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The Elder Scrolls Online dataminer finds a Morrowind map hidden inside

It's no secret that Morrowind is my favorite Elder Scrolls game of all time, and so I very much hope that this Reddit thread, which claims to have datamined a map of Vvardenfell in The Elder Scrolls Online, isn't some sort of hoax. What it teases isn't exactly the land of Dunmer and the Tribunal as it was—there are no Imperial outposts, for one thing, because the island isn't an Imperial colony during the time of TESO—but it comes awfully close. 

The poster claims to have found "a ton of new tilesets" for Redoran, Telvanni, and Hlaalu towns, Vivec (the city, not the God-King), Dunmer strongholds, and Dwemer ruins. Seyda Neen, the town where Morrowind begins, is also in there, and apparently uses custom assets that make it look exactly as it did in 2002. Red Mountain appears to be inaccessible, and the foreign quarter in Vivec, the largest city on the island, isn't there either. (Which, like the absence of Imperial castles, makes sense: The Elder Scrolls Online predates Morrowind by roughly 1000 years.)   

But there will also be new places to explore, including Redoran and Hlaalu towns, one near the Andasreth stronghold and the other close to Caldera, that weren't present in Morrowind. Based on the development maps, it will also be the largest PvE zone in the game, even with Red Mountain cordoned off—possibly close to twice the size of the Wrothgar zone.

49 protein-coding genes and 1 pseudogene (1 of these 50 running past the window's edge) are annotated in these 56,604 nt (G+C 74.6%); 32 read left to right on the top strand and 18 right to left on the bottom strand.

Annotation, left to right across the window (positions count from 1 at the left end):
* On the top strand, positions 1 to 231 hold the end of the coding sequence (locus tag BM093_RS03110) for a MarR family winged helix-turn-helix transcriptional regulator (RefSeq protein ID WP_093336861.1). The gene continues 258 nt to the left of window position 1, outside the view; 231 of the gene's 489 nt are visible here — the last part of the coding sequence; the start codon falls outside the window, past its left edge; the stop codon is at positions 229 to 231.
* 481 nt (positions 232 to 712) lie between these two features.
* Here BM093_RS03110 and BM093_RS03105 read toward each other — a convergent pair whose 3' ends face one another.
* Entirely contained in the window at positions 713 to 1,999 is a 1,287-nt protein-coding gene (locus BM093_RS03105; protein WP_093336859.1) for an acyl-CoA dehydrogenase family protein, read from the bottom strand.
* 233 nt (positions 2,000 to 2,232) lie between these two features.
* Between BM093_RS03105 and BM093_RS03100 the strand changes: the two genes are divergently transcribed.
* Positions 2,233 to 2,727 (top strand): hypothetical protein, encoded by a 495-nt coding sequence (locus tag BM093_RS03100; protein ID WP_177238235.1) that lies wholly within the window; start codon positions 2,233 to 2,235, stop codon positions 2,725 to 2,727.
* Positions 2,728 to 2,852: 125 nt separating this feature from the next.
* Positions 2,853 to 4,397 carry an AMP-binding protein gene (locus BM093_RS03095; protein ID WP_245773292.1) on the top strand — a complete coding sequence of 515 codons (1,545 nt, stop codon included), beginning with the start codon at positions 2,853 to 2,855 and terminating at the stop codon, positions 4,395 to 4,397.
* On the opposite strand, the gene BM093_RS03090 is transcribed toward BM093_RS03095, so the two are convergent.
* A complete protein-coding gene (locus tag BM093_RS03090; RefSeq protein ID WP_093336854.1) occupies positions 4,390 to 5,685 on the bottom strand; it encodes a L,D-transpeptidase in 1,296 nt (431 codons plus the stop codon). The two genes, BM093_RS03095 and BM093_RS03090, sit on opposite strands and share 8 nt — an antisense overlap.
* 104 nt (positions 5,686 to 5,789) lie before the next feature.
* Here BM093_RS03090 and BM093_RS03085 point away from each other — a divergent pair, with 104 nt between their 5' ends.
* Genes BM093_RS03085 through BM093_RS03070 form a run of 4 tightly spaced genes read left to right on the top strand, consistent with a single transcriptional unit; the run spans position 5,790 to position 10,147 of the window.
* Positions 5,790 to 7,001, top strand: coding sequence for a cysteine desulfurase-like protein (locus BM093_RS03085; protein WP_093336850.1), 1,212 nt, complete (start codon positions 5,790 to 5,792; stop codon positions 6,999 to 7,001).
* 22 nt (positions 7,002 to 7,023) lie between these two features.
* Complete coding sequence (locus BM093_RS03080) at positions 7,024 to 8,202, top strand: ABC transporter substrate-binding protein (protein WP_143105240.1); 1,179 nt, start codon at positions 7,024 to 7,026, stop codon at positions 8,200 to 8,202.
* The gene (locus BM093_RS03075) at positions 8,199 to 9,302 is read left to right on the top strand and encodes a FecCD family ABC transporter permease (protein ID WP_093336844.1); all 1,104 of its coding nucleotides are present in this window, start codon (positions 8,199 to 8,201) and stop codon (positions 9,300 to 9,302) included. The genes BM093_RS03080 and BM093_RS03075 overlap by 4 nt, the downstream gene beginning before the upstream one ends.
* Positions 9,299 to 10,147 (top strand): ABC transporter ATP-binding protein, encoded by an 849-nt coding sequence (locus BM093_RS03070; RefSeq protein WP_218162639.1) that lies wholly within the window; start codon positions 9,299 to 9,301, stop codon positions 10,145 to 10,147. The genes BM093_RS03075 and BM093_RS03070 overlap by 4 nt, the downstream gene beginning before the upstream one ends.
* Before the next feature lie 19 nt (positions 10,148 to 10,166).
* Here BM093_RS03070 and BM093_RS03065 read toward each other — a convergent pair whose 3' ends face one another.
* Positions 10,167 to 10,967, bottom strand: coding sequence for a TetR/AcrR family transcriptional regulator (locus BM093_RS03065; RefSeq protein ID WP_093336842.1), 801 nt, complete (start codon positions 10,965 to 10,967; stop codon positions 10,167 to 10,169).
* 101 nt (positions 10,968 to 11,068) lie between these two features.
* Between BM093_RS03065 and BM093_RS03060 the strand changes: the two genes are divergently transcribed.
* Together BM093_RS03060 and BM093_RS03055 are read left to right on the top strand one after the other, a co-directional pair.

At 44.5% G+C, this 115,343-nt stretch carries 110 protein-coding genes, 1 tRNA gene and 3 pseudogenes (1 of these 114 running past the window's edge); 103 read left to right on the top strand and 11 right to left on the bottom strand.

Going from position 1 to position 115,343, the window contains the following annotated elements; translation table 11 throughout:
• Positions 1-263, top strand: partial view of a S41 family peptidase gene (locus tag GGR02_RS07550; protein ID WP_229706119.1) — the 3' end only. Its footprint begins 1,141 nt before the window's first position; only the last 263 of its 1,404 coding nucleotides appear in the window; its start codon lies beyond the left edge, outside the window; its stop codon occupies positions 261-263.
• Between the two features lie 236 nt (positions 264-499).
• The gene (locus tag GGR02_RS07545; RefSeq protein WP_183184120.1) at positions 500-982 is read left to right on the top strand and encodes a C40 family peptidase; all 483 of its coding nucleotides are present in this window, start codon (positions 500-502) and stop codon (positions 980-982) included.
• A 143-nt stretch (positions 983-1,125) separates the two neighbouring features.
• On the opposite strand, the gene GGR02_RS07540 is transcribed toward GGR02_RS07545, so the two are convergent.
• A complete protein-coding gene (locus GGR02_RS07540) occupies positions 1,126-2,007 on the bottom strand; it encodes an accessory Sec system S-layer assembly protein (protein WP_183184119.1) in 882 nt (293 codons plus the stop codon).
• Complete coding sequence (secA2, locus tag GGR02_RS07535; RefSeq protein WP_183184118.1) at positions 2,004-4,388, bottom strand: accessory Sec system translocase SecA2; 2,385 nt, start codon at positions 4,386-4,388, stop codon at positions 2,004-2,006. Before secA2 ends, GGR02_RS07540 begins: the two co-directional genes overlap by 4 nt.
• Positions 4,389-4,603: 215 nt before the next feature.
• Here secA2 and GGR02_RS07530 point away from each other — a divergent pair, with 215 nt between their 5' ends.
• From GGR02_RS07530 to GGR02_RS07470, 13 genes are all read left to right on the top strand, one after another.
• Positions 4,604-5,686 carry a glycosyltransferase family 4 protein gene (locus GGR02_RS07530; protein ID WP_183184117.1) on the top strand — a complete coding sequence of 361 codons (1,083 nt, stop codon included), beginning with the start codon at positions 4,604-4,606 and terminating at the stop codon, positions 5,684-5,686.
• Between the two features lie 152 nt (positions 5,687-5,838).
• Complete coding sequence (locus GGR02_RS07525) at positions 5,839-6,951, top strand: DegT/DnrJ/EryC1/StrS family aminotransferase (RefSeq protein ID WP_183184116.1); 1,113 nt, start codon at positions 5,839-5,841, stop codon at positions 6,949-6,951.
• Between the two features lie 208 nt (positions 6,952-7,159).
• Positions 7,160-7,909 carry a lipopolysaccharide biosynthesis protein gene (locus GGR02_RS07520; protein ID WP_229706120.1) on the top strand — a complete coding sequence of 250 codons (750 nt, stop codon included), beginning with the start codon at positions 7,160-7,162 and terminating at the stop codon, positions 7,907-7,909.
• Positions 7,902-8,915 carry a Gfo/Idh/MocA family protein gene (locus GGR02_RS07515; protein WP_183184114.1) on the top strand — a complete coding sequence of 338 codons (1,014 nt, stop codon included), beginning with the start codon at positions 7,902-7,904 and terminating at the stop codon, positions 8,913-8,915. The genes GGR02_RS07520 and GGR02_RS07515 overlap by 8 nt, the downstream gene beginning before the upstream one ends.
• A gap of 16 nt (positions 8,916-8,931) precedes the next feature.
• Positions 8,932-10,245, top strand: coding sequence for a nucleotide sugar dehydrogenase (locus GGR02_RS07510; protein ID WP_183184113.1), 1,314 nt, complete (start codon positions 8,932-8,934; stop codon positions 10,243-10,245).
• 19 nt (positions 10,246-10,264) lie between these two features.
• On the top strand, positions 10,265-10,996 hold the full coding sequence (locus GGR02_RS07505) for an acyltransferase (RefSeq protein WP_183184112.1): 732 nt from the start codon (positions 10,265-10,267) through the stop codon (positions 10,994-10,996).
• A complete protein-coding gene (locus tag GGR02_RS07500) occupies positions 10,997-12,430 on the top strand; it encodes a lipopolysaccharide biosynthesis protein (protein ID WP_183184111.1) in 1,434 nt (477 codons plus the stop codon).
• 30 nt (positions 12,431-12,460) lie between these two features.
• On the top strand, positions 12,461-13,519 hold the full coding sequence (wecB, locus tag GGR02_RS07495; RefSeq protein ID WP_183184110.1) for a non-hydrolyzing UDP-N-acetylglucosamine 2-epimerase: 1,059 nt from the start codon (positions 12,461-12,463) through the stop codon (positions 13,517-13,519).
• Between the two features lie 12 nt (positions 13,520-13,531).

It's all unverified, but as VG247 points out, it's awfully detailed for a hoax. Also relevant is that May 1 will mark Morrowind's 15th anniversary, and given that it's the game that really pushed The Elder Scrolls series into the gaming mainstream, I'd be truly surprised if Bethesda didn't do something to celebrate. Giving players a chance to return to return to Vvardenfell, even centuries prior to the Septim Dynasty, would serve the purpose nicely. 

Andy Chalk

Andy has been gaming on PCs from the very beginning, starting as a youngster with text adventures and primitive action games on a cassette-based TRS80. From there he graduated to the glory days of Sierra Online adventures and Microprose sims, ran a local BBS, learned how to build PCs, and developed a longstanding love of RPGs, immersive sims, and shooters. He began writing videogame news in 2007 for The Escapist and somehow managed to avoid getting fired until 2014, when he joined the storied ranks of PC Gamer. He covers all aspects of the industry, from new game announcements and patch notes to legal disputes, Twitch beefs, esports, and Henry Cavill. Lots of Henry Cavill.